Tuesday, October 05, 2010

Footnote to the preceding

On a somewhat brighter note, Senate progress on the misnamed Combating Online Infringements and Counterfeits Act (COICA) has been put off until after the election. While that doesn't mean the bill has been defeated, it does mean that the chances of doing so, at least for this Congress, have clearly improved.

The bill, introduced by Pat Leahy on September 20, was scheduled for a markup session just one week later. This rush to judgment was stalled when staffers realized the Senate would likely adjourn before that meeting could begin.

The reason this is good news is that the bill is, as EFF labels it, "an Internet censorship bill" that would empower the DOJ to hinder or even ban access to websites on lists it would compile. More specifically, EFF explains, it
would allow the Attorney General and the Department of Justice to break the Internet one domain at a time — by requiring domain registrars/registries, ISPs, DNS providers, and others to block Internet users from reaching certain websites. The bill would also create two Internet blacklists. The first is a list of all the websites hit with a censorship court order from the Attorney General. The second, more worrying, blacklist is a list of domain names that the Department of Justice determines — without judicial review — are "dedicated to infringing activities." The bill only requires blocking for domains in the first list, but strongly suggests that domains on the second list should be blocked as well by providing legal immunity for Internet intermediaries and DNS operators who decide to block domains on the second blacklist as well. (It's easy to predict that there will be tremendous pressure for Internet intermediaries of all stripes to block these "deemed infringing" sites on the second blacklist.) ...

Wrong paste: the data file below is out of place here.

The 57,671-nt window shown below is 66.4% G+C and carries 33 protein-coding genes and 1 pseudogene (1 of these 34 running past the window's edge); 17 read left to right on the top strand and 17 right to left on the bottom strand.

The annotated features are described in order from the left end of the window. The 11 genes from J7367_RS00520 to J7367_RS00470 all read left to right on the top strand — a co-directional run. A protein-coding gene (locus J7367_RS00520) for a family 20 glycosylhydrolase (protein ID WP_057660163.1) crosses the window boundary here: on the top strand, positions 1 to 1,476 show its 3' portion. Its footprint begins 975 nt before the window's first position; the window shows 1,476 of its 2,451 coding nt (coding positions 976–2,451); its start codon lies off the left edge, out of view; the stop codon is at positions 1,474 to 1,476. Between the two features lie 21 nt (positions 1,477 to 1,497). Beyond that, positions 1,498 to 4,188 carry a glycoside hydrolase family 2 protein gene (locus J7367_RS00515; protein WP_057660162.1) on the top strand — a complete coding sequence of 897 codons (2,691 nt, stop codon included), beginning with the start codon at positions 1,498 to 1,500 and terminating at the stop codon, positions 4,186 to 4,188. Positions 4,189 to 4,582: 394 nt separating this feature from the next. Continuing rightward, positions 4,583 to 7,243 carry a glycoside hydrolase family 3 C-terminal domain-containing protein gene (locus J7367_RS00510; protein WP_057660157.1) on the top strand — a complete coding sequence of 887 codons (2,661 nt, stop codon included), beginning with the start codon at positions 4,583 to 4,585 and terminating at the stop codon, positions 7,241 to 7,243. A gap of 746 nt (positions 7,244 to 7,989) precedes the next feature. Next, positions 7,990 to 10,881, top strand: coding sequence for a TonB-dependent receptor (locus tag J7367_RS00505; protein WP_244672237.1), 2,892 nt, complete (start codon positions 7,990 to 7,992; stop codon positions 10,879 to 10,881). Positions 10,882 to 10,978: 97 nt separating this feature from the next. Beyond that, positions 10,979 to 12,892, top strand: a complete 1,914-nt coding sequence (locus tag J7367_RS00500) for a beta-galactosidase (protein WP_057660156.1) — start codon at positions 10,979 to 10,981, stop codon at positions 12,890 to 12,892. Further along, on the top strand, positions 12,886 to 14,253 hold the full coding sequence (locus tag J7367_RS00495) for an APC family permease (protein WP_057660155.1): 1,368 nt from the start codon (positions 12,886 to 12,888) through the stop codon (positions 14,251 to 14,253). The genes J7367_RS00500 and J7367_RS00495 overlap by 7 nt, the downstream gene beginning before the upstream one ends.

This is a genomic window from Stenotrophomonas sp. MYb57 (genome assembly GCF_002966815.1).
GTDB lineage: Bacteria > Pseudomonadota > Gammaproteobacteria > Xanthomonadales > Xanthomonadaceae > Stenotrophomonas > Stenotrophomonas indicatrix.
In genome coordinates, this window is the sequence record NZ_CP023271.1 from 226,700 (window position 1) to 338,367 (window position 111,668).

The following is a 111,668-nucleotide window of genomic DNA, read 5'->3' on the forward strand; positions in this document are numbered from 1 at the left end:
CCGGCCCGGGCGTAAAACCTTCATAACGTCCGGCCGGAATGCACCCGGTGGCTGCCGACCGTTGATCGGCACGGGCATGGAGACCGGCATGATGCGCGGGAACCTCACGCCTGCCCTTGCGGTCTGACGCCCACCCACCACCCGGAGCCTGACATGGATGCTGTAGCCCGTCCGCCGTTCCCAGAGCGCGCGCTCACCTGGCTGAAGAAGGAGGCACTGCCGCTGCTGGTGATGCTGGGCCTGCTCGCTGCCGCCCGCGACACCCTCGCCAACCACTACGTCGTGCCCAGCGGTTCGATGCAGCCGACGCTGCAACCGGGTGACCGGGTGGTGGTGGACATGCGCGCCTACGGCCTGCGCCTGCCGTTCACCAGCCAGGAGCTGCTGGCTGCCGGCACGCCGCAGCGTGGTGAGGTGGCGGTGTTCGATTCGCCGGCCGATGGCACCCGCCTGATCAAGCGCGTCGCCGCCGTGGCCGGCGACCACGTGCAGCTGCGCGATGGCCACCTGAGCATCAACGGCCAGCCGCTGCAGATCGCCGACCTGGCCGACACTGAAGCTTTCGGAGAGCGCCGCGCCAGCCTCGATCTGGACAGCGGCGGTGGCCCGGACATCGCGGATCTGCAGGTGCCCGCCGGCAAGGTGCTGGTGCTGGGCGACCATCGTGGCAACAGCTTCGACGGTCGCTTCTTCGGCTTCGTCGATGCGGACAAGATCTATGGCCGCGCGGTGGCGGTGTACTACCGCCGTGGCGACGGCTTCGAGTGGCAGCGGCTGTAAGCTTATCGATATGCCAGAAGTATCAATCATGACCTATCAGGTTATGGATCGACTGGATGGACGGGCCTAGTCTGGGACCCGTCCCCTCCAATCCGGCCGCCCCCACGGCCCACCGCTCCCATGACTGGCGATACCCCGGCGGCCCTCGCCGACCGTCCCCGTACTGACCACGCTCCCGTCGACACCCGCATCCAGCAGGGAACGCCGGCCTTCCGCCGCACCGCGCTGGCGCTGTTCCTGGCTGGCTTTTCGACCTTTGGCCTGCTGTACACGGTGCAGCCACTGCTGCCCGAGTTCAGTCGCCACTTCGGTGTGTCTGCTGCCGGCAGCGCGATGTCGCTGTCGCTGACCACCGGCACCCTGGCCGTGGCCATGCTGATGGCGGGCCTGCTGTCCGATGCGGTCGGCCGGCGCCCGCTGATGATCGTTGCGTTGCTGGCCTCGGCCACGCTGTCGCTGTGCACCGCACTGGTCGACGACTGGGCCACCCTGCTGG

[T]he DMCA [the Digital Millennium Copyright Act of 1996] already gives copyright owners legal tools to remove infringing material piece-by-piece, and to obtain injunctions requiring ISPs to block certain offshore infringing websites. The misuse of the existing DMCA provisions have had a tremendously damaging impact on fair use and free expression. By comparison, COICA streamlines and vastly expands this; it would allow the AG to shoot down a whole domain including all the blog posts, images, backups, and files underneath it. In other words, it's not just possible but probable that a great deal of legitimate, protected speech will be taken down in the name of copyright enforcement.
The way the bill would work is by interfering with the net's domain name system, or DNS. When you enter a web address in your browser, the DNS translates it into the form the system uses and tells your browser where that address can be found. Under the bill, the DNS in effect would have to tell your browser "ya can't get theah from heah."
Generally speaking[, EFF's legislative analysis says,] the bill forces all the Internet "middlemen" to act as if a part of the Internet doesn't exist, even though that page may otherwise be completely available and accessible.
As the group notes, if the bill passes the list of targets could conceivably include hosting websites (because in the absence of a takedown notice they don't police files, so the DOJ could decide there is "too much" piracy, making that "central" to their business), MP3 blogs and mashup sites (because the DOJ, under expected pressure from the RIAA, could declare such mashups are not "fair use"), and sites that advocate for p2p technology and/or piracy (because, while there is a great deal of Constitutionally-protected speech there, posts on the sites regularly link to tools and information potentially useful in piracy, and DOJ could decide that piracy is therefore "central" to the site's purpose).
Indeed[, EFF says,] had this bill been passed five or ten years ago, YouTube might not exist today. In other words, the collateral damage from this legislation would be enormous.

There are already laws and procedures in place for taking down sites that violate the law. This act would allow the Attorney General to censor sites even when no court has found they have infringed copyright or any other law.
And even where a site had violated the law, it would apply a bludgeon rather than a scalpel, smashing the legal along with the illegal. This bill is a really bad idea.

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